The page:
A good question is why would my favorite games series fall into the category of games that lean so heavily on cutscenes? Firstly, I should reiterate that where they disconnect some people, they engage me that much more; especially if the duration of such scenes are within reason. Still, I've allowed myself to see from the perspective of the populous that has been complaining about this issue. As such, I stand by the assertion thatMetal Gear Solid is the maximum influence movies should have on games as they are. How much more satisfying would the serie’s trademark codec/radio sequences be if one was still actually playing the game in real time? If absolutely necessary, the codec screen could be inset at the bottom of the screen (think Heavenly Sword’s dual scenes). These kind of transmissions could pass time effectively between alert/evasion phases as well as serve as an emotional experience in cases that don't involve the player actively going to another screen, putting down the controller and having to listen to 5-10 minutes of conversation. It would also open up a new dimension of varied interpretive experiences while playing the game (i.e. "dude I was in the locker when I found out Liquid Snake fucked my mother!”) A lot of the scenes in the MGS series could translate more effectively into gameplay segments such as these. It doesn’t even have to be every single sequence, just key instances (i.e. which alludes to the argument of editing the entire franchise again). Even Guns of the Patriots dropped the ball in this respect, opting not only to downplay the codec sequences, but cutting the character out of them entirely. This is to the point where people who actually enjoyed such transmissions were pushed to the breaking point themselves (the player could only access Otacon and Rose for themselves).

    "Metal Gear Solid 3 made me hate cutscenes; it simply tried to romanticize me to death."

    James W., 1UP Blogger

    My curiosity towards the title Uncharted 2: Among Thieves stems mainly from of my obstinate stance on the Metal Gear Solid franchise. It seemed like a more progressive title than the implosive MGS4 and after watching the entire game, I stand by that now. While synthesizing, I noticed scenes which specifically blend certain scenes or quick sequences that would normally be saved for cutscenes in actual play. An example would be the falling obstacle in the chamber that Nate and Chloe explore in Nepal. The way certain shots are set up in condition how the player can or cannot die all factor in here and Uncharted 2 specifically utilizes this forte constantly. As an example, I could that Among Thieves ‘logic’ and apply it Guns of the Patriots:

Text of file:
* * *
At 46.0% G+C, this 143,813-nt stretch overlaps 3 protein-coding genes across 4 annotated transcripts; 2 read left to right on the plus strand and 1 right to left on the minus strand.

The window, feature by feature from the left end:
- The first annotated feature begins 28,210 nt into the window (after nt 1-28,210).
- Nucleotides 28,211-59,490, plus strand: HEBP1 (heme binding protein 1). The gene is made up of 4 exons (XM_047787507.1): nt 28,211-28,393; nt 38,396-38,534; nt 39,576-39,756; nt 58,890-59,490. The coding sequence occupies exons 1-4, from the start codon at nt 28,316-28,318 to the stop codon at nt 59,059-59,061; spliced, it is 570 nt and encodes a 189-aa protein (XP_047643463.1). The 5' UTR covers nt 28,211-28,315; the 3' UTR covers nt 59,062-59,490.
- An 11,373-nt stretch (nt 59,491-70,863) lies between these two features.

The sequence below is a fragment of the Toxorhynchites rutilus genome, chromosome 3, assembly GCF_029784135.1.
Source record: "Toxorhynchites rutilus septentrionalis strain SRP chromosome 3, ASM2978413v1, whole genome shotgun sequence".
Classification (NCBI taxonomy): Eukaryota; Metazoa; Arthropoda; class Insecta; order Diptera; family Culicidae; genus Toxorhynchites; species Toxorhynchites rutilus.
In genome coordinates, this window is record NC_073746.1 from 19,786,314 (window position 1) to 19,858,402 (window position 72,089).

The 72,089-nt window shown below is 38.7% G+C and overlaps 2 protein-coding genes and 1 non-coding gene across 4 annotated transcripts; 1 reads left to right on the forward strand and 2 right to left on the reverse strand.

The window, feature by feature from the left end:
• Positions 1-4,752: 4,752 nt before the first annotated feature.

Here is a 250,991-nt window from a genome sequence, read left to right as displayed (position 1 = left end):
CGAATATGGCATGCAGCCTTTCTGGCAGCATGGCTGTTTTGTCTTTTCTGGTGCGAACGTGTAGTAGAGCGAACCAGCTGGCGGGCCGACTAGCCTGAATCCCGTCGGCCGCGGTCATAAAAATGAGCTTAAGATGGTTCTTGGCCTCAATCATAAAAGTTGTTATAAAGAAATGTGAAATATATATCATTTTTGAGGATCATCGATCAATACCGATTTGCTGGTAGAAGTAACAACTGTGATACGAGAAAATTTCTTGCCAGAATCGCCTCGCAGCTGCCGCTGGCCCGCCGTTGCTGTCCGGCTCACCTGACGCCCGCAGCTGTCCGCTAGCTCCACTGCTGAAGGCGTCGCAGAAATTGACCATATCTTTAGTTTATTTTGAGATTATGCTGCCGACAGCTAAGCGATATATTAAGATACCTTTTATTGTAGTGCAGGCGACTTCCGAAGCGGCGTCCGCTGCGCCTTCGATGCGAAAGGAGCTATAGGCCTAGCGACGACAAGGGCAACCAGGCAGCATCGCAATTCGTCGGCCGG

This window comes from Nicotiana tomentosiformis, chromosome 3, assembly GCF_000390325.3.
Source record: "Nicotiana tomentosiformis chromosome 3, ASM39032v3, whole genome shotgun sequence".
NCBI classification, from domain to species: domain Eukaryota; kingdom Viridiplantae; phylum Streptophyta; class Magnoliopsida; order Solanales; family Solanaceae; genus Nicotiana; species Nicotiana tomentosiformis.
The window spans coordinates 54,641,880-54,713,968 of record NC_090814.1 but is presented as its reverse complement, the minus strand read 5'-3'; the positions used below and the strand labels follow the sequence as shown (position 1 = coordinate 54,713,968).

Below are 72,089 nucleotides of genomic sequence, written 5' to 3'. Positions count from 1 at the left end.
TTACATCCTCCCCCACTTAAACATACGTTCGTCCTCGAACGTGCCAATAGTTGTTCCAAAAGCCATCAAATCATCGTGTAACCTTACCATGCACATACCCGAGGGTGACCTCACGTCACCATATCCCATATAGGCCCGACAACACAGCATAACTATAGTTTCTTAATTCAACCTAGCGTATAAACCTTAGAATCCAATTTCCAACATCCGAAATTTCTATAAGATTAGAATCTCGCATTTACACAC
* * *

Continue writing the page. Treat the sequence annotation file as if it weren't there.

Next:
The extensive scene in Act Three of MGS4 after meeting EVA could have been a sequence of much greater power if the player was granted actual control. During this scene, EVA launches into a long dialogue explaining the events that transpired after the events of operation Snake Eater, and how affiliations like the Patriots came about. To its credit, the scene was aided by the typical Shinkawa sketches and graphically designed flower animations showing a visual motif for The Boss’ actions and how they rippled across the next fifty years. The church is set up to specifically give way to shots of Noriyoshi Ohrai’s paintings of various Metal Gear Solid 3 touchstones while the player is maybe granted sight to them for a matter of seconds before it resumes its self-indulgent scene. The track ‘Paradise Lost’ could have stayed, not to mention EVA’s explanation, and the scene could have been designed around how much control was given to the player for that scene specifically. Even simplistic solutions are available here, such as the scene playing out with an Assassin’s Creed type movement system. Even the floral designs could remain while being overlaid (with an extremely low and customized opacity) over the sequence itself. Scenes such as this, not to mention the graveyard instance in Naked Sin could have communicated much more profoundly to the message MGS4 so oppressively attempts to state. On these grounds, I think newer titles such as Uncharted 2 move the bar up just a tad, as its constant use of ‘play within dialogue’ is something titles like MGS4 could have used even more effectively had they deviated from the cutscene system just slightly. The cutscenes don’t have to disappear entirely (or even majorly), but a dynamic is presented when they’re broken up; when things like pacing and transition are considered far more.